President Obama only has a few days left on the job. On January 20, Donald Trump will be sworn in as his successor. After that, Obama will have plenty of time to work on his much-anticipated third memoir about how, actually, he was right about everything that happened during his presidency.
Obama never thought Donald Trump would win the election. He recently acknowledged that his judgment was clouded by living in “the bubble” of the presidency. It’s hardly the first time Obama has been caught off guard during his eight years office. He has constantly “underestimated” the possibility that bad things would happen.
In 2010, for example, Obama underestimated the political costs Democrats would pay for passing the controversial healthcare overhaul known as Obamacare. “I made the decision to go ahead and do it, and it proved as costly politically as we expected — probably actually a little more costly than we expected, politically,” he said following his party’s dismal performance in the 2010 midterm elections.
Years later, when it was time to fully enact the healthcare law, Obama was surprised by all the problems associated with launching the HeathCare.Gov web site. “I think that we probably underestimated the complexities of building out a website that needed to work the way it should,” Obama said in November 2013.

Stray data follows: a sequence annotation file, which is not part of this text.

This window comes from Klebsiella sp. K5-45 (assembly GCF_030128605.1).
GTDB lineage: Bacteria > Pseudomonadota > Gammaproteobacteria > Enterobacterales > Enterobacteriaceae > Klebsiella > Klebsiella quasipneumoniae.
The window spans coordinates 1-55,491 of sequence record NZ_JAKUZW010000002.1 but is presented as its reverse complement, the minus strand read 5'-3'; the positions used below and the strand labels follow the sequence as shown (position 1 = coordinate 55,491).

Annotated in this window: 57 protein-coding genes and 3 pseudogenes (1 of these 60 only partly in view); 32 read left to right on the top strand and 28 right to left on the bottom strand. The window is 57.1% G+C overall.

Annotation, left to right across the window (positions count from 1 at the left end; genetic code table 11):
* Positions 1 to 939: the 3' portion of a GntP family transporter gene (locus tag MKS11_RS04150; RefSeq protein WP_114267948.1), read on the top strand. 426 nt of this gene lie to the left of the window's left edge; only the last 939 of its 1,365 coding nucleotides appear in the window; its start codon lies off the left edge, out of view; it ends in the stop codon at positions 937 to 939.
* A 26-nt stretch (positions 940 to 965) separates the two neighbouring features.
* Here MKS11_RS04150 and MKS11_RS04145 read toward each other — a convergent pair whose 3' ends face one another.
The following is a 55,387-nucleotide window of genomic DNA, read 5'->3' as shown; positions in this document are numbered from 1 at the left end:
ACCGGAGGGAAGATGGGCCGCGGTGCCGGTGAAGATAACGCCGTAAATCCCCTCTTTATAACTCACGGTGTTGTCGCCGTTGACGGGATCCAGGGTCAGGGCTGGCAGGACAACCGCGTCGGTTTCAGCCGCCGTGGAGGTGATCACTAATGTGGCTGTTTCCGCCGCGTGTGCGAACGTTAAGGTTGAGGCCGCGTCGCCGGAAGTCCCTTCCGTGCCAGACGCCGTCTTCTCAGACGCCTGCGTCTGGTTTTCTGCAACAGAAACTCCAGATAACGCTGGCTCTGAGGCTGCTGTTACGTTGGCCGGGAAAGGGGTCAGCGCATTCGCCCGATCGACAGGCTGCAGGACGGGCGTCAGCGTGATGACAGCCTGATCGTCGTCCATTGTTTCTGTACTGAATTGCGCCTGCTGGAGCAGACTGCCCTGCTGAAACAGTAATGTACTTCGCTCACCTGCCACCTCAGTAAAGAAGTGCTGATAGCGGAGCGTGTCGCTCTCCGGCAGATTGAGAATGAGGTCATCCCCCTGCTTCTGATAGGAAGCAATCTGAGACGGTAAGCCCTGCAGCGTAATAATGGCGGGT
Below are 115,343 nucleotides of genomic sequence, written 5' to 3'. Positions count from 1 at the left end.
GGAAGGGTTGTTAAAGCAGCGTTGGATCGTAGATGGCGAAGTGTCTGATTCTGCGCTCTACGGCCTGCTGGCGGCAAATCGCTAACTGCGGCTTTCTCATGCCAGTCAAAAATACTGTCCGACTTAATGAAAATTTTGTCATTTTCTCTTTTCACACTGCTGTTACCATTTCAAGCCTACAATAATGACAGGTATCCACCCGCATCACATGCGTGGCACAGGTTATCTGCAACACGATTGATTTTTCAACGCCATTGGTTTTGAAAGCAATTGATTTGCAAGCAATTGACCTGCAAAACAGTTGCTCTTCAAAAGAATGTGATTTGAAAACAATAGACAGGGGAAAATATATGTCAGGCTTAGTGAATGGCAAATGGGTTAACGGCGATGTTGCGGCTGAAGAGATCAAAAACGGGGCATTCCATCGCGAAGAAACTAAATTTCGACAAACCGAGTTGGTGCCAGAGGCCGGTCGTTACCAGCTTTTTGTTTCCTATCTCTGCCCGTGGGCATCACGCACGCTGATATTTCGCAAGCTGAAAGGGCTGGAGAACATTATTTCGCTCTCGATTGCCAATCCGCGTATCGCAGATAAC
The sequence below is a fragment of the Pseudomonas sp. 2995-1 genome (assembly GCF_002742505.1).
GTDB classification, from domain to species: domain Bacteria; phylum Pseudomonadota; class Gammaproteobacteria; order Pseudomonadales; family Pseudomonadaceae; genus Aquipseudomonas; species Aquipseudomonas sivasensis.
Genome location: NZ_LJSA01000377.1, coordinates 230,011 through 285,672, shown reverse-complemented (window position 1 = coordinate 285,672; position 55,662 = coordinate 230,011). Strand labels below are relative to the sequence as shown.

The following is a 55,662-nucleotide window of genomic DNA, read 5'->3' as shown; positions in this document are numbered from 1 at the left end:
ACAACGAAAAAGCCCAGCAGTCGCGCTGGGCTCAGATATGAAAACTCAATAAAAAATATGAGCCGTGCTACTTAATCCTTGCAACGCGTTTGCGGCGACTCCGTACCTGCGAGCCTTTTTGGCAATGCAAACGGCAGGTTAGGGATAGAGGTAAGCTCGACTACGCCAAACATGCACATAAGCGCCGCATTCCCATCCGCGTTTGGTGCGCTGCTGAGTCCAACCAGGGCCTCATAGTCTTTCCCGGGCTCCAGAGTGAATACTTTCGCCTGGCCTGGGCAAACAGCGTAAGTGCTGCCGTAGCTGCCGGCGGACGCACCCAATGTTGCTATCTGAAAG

In 2014, after watching ISIS, the terrorist group he once dismissed as the “JV team,” rise to prominence in the Middle East, the president said his administration “underestimated” the group’s strength, and the willingness of the Iraqi military to combat it. Obama didn’t exactly take personal responsibility, but suggested the intelligence community had made inaccurate assessments of the situation on the ground.
More recently, Obama is insisting that he didn’t “underestimate” the threat posed by Russian President Vladimir Putin, despite his mocking of Mitt Romney in 2012 for suggesting Russia was a “geopolitical” threat. Obama argued that the only thing he “underestimated” was, in effect, the intelligence of the American people, and their capacity to be swayed by cyberattacks.
“I don’t think I underestimated [Putin], but I think that I underestimated the degree to which, in this new information age, it is possible for misinformation, for cyber hacking and so forth, to have an impact on our open societies, our open systems, to insinuate themselves into our democratic practices in ways that I think are accelerating,” Obama said.
At least, unlike his predecessor, he didn’t “misunderestimate”.
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